From the popular wind-swept peninsula at the eastern end of the island with falcons soaring above to peak to peak hiking above the clouds to lush, moody laurel forest to traversing irrigation canals through terraced fields, you can’t go wrong.

Speaking of fields, Madeira grows and was almost entirely self-supporting for centuries. (It was discovered uninhabited only 600 years ago by Portugal.)

“Lavadas” or irrigation channels carry water in a network across the island and their access paths are the backbones for much of the hiking. We saw ox-strong old men hauling food and farming equipment just as their grandfathers did.

All you need to navigate ALL the hikes: the excellent WalkMe app. For $5, it guided our hiking efforts for our stay.

Hiking PR1: Pico do Arieiro and Pico Ruivo

Misty mountains and me descending some stairs on the PR1 hike.

There are plenty of blogs talking about favorite hikes in Madeira, so I’ll only describe my favorite, PR1: hiking above the clouds between Pico do Arieiro and Pico Ruivo, the two tallest peaks in Madeira. It’s a destination-worthy hike and one that attracts serious hikers kitted out in their finest gear with carbon trekking poles.

To get there, we drove straight up from sea level to 6,000’ on roads that felt like walls. Roaring along in 1st gear, our car felt like it might flip over backward if the road got any steeper. Chelsea gouged finger marks in the door panel she was so excited to get to the hike. (There’s a less-direct, well-graded option that we took on the way back.)

In the ten miles of hiking out-and-back, the trail features a dozen tunnels, thousands of stairs, and enough exposure to send people with vertigo into lockdown. To the north, a giant bank of clouds hovered below us; to the south, steep mountains dropped away to the ocean. A hike to remember.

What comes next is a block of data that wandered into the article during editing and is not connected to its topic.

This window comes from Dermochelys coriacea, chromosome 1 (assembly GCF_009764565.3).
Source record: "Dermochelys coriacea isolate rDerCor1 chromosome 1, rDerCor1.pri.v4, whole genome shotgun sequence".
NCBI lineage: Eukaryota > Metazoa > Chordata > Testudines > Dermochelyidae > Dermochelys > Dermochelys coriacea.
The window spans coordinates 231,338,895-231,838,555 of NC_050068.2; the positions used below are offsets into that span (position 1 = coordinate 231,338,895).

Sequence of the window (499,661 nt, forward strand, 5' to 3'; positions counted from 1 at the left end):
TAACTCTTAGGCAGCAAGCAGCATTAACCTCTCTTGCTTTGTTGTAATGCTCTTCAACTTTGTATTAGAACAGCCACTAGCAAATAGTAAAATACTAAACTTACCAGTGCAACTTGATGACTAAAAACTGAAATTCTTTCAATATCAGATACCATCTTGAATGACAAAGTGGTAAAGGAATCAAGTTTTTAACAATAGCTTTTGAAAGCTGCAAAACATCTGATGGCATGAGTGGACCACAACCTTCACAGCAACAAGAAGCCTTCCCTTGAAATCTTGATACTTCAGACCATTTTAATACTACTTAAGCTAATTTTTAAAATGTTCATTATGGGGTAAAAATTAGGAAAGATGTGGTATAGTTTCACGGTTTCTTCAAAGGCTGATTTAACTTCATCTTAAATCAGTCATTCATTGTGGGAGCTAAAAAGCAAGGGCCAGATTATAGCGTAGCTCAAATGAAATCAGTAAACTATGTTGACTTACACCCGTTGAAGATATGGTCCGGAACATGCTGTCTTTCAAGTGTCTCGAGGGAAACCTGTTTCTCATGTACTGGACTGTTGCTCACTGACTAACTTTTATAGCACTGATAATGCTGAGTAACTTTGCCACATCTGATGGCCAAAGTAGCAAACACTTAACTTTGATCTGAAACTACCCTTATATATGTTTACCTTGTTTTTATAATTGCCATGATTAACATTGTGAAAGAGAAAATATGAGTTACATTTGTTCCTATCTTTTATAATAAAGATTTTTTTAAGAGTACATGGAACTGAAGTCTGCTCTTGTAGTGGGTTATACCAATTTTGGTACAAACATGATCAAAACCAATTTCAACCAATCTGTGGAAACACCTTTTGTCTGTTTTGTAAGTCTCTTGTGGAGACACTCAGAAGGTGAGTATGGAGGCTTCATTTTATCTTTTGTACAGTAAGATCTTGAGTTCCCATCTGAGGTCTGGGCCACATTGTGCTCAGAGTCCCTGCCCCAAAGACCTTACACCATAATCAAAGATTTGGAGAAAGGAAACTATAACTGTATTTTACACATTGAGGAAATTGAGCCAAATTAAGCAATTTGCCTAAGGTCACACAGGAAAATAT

A Destination Worth Visiting

In short, Madeira is SO COOL. The hiking. The mountain biking. The views of sunsets while sitting on a balcony overlooking the ocean. The stories about terrifying roads and plane landings… What else do you need for a magical trip?

View from the top of Pico Arieiro before heading back to Pico Ruivo. Such a cool hike!

Resources We Used:

My wise-and-awesome guide, Pedro. He’s taking a break from electrical engineering to guide awhile. Smart man!

This post ain’t sponsored, so the below is simply a reflection of the services we used:

  • Flying: Unless you’ve got a teleporter or a yacht (or can stomach a cruise ship), you’ve got to fly to Madeira. The landing is going to suck (I surveyed other tourists and 100% agreed), so steel yourself for that. There are lots of cheap flights from the European mainland.
  • Driving: We rented from Insular Car and they were awesome! Our car (a Clio) was billed as underpowered, but I found it to be a fun little rocketship. Second reminder: make sure you are SOLID at driving a manual transmission or driving will be a nightmare vs just entertaining. Lots of buses and shuttle services are available.
  • Lodging: Great deals abound. Lots of apartments in the $50-75/night range on Airbnb and tons of options on
  • Mountain bike guiding services: Look no further than Freeride Madeira. The guys are all cheery, friendly, helpful and excellent riders. Can’t go wrong with their services in my experience!
  • Finding Trails: Trailforks has many (but not all) of the mountain biking trails. The WalkMe app has all the hikes.

Once you get to Madeira, you’re in for a treat. HAVE FUN!

The coastline of Madeira seen while hiking Vereda da Ponta de Sao Lourenço.